​ Everybody wants Somalia piracy revival. Except shipping.

March 16, 2017 at 15:39 by Mikhail Voytenko in Opinion

Hijack of tanker ARIS 13 doesn’t fit into well-known Somali piracy scheme, practiced during Somali piracy boom.

First, the place hijackers took the tanker to, after hijack, is most unsuitable for the purpose of keeping vessel and crew captive for weeks and months, required for talks and ransom delivery. Pirates never kept hijacked vessels along Puntland northern coast, because there’s something resembling order in there, and some forces to keep that order, including Puntland Maritime Police forces, which according to Mar 16 updates, already skirmished with hijackers. Puntland Maritime Police forces will, sooner or later, storm the vessel, notwithstanding crew casualties, in a way it already happened at least once some years back. Pirates had been bringing their booty to several spots along Somalia Indian Ocean coastline, like Eyl or Harardhere.

Second, the leaders of hijackers already said, that they aren’t for ransom, and that the hijack is an act of desperation, not an act of piracy. They want to draw attention to the hopeless situation local fishermen found themselves in, with international poaching thriving in their own waters, effectively depriving them of one of very few sources of food left in a country, which as UN said, is in a center of a humanitarian disaster. They want some kind of order to be installed and kept in their fishing grounds, and if authorities and international community don’t listen to their complaints, maybe they’ll pay attention to hijack.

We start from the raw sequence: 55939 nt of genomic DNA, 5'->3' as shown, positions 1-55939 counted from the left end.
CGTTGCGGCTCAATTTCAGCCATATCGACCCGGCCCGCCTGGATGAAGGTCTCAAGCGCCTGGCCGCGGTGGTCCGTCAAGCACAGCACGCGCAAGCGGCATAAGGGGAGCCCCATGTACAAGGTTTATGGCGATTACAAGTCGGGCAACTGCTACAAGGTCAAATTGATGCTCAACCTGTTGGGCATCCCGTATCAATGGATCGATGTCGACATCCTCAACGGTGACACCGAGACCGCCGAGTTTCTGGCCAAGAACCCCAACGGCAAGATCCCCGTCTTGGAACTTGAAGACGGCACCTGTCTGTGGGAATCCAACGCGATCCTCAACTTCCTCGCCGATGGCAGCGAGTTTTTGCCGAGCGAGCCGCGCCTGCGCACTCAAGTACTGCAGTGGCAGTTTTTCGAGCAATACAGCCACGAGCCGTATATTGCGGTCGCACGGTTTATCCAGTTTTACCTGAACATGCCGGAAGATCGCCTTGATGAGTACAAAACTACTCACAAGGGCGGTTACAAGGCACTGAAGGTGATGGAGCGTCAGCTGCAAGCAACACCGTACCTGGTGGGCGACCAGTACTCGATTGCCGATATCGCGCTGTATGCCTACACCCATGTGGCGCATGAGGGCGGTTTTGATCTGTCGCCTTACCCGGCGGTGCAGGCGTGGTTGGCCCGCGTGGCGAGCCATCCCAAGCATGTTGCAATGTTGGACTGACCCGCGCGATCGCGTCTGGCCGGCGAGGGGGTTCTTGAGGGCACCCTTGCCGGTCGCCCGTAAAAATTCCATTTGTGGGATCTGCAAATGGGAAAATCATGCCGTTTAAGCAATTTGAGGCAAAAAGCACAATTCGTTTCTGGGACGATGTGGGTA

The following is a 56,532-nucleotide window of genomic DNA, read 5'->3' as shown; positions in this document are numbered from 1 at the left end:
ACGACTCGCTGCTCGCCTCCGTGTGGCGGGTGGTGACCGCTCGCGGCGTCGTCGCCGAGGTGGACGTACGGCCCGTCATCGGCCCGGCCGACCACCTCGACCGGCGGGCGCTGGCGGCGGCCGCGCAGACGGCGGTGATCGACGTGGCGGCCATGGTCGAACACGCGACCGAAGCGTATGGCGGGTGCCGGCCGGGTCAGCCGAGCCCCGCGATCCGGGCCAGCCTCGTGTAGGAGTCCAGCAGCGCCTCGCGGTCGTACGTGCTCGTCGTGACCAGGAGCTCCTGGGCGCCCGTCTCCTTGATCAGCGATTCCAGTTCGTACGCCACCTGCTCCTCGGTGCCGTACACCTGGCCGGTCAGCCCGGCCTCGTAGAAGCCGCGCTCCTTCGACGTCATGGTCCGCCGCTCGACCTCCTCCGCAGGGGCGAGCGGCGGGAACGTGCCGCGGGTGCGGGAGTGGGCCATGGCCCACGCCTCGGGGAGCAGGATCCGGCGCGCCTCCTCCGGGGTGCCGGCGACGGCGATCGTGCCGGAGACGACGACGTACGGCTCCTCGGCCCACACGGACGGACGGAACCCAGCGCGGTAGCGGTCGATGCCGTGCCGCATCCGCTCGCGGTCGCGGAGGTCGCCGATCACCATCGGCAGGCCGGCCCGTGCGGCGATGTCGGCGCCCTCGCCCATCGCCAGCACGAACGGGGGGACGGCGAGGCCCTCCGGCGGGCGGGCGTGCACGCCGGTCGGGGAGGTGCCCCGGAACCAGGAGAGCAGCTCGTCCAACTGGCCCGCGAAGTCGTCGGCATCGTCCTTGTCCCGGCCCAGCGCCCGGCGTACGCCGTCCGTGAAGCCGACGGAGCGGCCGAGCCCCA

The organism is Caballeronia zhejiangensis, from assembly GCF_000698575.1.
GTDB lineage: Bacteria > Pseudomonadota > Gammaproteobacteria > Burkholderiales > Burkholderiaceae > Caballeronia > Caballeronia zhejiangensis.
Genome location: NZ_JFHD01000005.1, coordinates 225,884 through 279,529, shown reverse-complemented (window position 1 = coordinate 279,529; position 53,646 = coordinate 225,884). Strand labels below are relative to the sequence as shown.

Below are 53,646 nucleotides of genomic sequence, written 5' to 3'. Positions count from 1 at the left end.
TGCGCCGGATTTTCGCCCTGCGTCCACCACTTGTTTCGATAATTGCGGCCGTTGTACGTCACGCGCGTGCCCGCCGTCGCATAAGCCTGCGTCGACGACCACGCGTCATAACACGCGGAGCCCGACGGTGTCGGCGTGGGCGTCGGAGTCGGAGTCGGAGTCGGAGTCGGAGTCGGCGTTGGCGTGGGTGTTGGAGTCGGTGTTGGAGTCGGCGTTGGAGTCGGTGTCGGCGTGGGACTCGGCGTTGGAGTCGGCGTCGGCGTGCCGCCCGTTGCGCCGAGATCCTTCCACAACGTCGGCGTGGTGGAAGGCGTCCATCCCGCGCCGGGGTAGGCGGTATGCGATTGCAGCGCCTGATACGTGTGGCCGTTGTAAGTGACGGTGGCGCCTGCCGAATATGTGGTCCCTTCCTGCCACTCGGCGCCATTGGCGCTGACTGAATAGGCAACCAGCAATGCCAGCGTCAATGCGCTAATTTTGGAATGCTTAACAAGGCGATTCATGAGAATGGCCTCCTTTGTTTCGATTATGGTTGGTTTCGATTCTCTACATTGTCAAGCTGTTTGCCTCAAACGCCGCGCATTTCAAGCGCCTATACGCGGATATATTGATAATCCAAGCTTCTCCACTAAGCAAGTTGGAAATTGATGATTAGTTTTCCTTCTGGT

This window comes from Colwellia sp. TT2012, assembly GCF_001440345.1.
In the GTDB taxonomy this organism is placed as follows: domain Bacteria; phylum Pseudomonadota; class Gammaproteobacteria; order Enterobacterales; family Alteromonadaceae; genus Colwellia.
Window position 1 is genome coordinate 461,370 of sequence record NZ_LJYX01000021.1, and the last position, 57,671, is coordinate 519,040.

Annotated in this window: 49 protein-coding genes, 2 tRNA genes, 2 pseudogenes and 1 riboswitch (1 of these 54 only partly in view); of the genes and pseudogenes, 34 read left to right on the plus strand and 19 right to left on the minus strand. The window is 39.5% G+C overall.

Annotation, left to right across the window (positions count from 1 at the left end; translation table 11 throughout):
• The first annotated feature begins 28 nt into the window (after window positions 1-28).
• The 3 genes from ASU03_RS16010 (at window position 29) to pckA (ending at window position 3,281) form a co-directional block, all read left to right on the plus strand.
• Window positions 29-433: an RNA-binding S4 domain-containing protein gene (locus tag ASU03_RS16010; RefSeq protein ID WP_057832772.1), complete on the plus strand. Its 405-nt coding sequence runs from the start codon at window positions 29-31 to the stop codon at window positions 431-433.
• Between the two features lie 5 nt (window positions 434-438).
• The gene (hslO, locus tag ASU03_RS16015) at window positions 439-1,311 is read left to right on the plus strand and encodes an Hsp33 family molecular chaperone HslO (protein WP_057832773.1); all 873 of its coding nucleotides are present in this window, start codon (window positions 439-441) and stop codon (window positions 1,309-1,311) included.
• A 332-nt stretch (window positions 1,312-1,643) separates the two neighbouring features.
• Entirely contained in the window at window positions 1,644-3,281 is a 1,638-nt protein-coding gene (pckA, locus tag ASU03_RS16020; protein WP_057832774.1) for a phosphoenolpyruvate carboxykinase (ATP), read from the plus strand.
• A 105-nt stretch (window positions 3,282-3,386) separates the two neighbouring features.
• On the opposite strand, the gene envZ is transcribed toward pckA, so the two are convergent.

After all, there’s a hoard of multinational Navy ships around, doing practically nothing except showing off. Maybe they’ll fight off poachers, and by that, “eliminate the roots of the piracy”, the UN’s pet idea?
Alas, there are too many parties around, which want that incident to be nothing but piracy, from Navies to UN to media to “think-tanks” like “Ocean s Beyond Piracy” Foundation.

Actually, there are only three sides directly involved in Somali piracy – pirates themselves; Private Security Agencies; and Shipping (ship owners, charterers, shippers and of course, crews). Well, and to some extent, media. The rest are pure parasites. Navies want an excuse to be in that vulnerable region, but when it comes to piracy protection, they’re of little use. The UN, with attached bunch of “think-tanks”, “experts” and unscrupulous politicians (are there other politicians?), want money and power, wrapped into a disguise of “eliminating piracy roots” plan, which is a big-scale fraud and from practical point of view, sheer nonsense.

Shipping know the only means which guarantee their crews and ships safety, it’s private armed guards on board. Last thing shipping want is the interference of international and national bureaucracy, in forms of UN or Navies or IMO or anything else, which may suddenly find potential boons in piracy problem. But such an interference is inevitable, be this ARIS 13 incident piracy, not a violent form of locals protest.

That’s why there is general outcry around, proclaiming ARIS 13 incident as piracy revival, with little or no doubts left. Everybody wants piracy revival, except shipping (and many Somalians), but who said it’s about shipping? “Fighting piracy” is a serious business, which regretfully, is impossible without two dummies – pirates and ships, that, and private armed guards, being the only flaws in the whole idea.

Voytenko Mikhail
March 16, 2017

​  Everybody wants Somalia piracy revival. Except shipping.